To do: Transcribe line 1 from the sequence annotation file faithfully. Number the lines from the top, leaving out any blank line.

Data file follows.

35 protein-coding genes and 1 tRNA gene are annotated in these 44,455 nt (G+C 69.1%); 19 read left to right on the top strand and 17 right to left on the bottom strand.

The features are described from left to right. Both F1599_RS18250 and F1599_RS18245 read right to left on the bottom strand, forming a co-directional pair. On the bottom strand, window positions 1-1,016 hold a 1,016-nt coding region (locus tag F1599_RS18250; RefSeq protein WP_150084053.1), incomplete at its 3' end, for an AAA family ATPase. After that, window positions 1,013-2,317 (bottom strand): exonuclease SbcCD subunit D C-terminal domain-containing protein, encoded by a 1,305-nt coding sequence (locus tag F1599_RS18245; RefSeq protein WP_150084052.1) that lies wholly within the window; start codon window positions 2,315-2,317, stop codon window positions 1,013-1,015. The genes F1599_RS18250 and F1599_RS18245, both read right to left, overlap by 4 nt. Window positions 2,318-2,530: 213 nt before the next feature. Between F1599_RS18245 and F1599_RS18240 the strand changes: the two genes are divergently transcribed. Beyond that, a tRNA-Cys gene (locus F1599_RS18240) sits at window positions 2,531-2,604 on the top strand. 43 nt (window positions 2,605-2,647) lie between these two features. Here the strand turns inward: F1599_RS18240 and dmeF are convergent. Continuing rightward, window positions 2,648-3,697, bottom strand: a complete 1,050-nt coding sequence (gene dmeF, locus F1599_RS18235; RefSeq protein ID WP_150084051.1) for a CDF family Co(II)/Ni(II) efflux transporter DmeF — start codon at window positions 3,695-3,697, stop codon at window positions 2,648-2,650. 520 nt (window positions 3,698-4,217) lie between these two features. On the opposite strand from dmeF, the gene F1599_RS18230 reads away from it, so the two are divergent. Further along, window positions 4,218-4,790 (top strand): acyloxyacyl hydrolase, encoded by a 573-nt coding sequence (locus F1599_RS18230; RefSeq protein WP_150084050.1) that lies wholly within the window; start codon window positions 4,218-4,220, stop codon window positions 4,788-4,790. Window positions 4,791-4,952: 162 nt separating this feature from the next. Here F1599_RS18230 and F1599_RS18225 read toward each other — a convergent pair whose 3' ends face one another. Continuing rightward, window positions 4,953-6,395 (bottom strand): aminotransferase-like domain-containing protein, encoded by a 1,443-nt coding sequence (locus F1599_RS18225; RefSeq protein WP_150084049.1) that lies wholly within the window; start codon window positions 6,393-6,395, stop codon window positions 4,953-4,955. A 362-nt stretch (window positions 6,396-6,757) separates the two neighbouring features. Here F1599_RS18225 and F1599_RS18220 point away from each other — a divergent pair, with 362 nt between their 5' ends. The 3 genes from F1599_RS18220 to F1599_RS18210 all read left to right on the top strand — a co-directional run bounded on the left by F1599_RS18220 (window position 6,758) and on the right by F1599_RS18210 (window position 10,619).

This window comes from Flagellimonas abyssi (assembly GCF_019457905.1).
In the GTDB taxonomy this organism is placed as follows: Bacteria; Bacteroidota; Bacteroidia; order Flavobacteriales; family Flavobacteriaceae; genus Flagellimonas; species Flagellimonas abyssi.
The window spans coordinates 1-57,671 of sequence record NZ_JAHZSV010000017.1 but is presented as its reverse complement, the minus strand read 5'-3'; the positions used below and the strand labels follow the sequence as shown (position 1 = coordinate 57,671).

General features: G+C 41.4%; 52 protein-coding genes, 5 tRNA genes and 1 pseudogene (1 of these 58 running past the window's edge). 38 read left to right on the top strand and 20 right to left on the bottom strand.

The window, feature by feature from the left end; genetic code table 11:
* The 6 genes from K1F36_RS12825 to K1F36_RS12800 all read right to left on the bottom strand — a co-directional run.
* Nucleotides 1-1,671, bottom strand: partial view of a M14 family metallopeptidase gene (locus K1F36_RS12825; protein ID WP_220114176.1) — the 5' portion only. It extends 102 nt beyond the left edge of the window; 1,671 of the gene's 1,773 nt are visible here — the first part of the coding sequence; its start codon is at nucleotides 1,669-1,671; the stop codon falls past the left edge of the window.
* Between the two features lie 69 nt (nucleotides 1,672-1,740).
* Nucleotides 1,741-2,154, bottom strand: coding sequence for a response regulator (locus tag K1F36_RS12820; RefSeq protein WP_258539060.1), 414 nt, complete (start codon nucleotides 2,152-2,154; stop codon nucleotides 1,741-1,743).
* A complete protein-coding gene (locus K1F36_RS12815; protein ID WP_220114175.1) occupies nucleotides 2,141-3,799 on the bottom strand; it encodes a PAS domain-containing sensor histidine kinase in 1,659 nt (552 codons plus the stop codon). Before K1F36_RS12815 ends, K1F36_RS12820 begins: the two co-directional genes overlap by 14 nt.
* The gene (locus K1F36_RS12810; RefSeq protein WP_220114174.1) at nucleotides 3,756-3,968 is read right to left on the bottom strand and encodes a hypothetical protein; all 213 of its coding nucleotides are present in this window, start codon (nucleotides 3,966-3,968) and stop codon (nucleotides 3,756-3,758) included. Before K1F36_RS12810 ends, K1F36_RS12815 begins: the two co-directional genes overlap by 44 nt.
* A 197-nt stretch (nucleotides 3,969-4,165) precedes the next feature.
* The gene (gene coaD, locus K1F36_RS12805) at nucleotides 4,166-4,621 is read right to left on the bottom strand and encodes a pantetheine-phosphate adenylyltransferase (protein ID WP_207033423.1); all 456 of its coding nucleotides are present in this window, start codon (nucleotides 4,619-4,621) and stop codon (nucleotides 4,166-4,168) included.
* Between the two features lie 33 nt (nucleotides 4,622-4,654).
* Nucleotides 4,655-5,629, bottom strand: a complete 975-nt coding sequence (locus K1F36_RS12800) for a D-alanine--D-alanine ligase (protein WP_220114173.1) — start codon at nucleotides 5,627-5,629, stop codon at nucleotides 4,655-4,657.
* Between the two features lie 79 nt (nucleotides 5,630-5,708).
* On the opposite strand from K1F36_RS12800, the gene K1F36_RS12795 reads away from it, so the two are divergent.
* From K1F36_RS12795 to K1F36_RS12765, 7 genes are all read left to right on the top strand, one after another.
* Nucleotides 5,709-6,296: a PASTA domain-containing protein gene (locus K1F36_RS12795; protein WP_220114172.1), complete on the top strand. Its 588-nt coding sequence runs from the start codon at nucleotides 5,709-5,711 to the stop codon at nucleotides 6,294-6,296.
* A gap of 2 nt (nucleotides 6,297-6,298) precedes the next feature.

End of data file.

35 protein-coding genes and 1 tRNA gene are annotated in these 44,455 nt (G+C 69.1%); 19 read left to right on the top strand and 17 right to left on the bottom strand.